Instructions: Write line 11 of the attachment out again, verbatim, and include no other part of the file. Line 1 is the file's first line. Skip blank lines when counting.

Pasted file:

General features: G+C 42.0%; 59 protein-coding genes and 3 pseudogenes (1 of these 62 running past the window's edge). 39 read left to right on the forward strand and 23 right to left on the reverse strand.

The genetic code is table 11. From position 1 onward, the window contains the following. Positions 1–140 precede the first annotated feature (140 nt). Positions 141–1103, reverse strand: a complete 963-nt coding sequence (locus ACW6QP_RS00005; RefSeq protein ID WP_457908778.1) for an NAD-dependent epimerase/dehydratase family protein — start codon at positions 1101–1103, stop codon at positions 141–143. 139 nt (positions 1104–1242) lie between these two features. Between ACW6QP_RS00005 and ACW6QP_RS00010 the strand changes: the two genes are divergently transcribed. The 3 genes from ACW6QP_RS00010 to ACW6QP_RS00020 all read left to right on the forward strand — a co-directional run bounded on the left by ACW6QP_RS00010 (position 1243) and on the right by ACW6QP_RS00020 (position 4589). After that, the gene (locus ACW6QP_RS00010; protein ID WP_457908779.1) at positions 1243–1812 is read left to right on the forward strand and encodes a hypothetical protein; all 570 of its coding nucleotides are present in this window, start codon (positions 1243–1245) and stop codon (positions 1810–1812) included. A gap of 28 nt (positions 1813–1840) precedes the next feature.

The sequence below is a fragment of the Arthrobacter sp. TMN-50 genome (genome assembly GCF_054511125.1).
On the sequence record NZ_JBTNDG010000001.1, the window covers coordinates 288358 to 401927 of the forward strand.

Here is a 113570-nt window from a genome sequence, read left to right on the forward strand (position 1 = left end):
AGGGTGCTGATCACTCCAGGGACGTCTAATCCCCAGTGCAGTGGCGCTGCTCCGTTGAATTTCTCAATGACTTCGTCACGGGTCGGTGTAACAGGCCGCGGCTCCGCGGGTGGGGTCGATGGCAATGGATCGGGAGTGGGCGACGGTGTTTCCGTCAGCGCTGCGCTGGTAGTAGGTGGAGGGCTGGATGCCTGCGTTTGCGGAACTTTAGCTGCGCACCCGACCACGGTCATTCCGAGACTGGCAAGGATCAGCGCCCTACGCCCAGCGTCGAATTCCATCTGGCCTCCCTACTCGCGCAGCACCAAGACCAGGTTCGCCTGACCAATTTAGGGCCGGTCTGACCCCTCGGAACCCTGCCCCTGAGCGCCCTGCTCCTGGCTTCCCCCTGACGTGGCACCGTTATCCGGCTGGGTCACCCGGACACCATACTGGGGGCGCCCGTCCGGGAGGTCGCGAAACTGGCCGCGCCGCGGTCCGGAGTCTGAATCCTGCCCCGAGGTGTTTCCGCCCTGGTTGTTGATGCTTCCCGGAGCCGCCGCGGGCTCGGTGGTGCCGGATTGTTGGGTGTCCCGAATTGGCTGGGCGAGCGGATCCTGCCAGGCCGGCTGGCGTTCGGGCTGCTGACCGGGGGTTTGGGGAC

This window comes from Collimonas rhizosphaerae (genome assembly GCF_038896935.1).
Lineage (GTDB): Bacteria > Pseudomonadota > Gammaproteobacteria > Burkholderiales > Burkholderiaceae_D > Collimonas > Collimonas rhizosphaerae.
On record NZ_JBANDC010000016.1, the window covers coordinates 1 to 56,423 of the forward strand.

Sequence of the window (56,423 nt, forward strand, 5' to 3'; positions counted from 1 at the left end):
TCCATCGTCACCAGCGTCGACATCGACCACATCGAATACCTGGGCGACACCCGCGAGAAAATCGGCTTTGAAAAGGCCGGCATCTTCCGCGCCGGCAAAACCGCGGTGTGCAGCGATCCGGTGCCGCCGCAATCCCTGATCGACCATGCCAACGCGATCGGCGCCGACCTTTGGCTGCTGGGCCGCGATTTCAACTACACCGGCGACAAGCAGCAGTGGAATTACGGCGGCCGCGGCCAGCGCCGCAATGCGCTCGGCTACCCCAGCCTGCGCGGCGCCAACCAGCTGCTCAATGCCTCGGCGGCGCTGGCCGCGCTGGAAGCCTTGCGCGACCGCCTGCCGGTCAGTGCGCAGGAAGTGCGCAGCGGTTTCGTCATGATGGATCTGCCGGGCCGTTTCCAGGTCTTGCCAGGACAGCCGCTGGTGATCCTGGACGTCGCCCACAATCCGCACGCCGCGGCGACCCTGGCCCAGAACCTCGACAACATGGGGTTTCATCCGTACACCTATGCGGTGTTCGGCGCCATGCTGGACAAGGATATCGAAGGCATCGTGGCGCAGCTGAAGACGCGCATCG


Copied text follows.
TCCATCGTCACCAGCGTCGACATCGACCACATCGAATACCTGGGCGACACCCGCGAGAAAATCGGCTTTGAAAAGGCCGGCATCTTCCGCGCCGGCAAAACCGCGGTGTGCAGCGATCCGGTGCCGCCGCAATCCCTGATCGACCATGCCAACGCGATCGGCGCCGACCTTTGGCTGCTGGGCCGCGATTTCAACTACACCGGCGACAAGCAGCAGTGGAATTACGGCGGCCGCGGCCAGCGCCGCAATGCGCTCGGCTACCCCAGCCTGCGCGGCGCCAACCAGCTGCTCAATGCCTCGGCGGCGCTGGCCGCGCTGGAAGCCTTGCGCGACCGCCTGCCGGTCAGTGCGCAGGAAGTGCGCAGCGGTTTCGTCATGATGGATCTGCCGGGCCGTTTCCAGGTCTTGCCAGGACAGCCGCTGGTGATCCTGGACGTCGCCCACAATCCGCACGCCGCGGCGACCCTGGCCCAGAACCTCGACAACATGGGGTTTCATCCGTACACCTATGCGGTGTTCGGCGCCATGCTGGACAAGGATATCGAAGGCATCGTGGCGCAGCTGAAGACGCGCATCG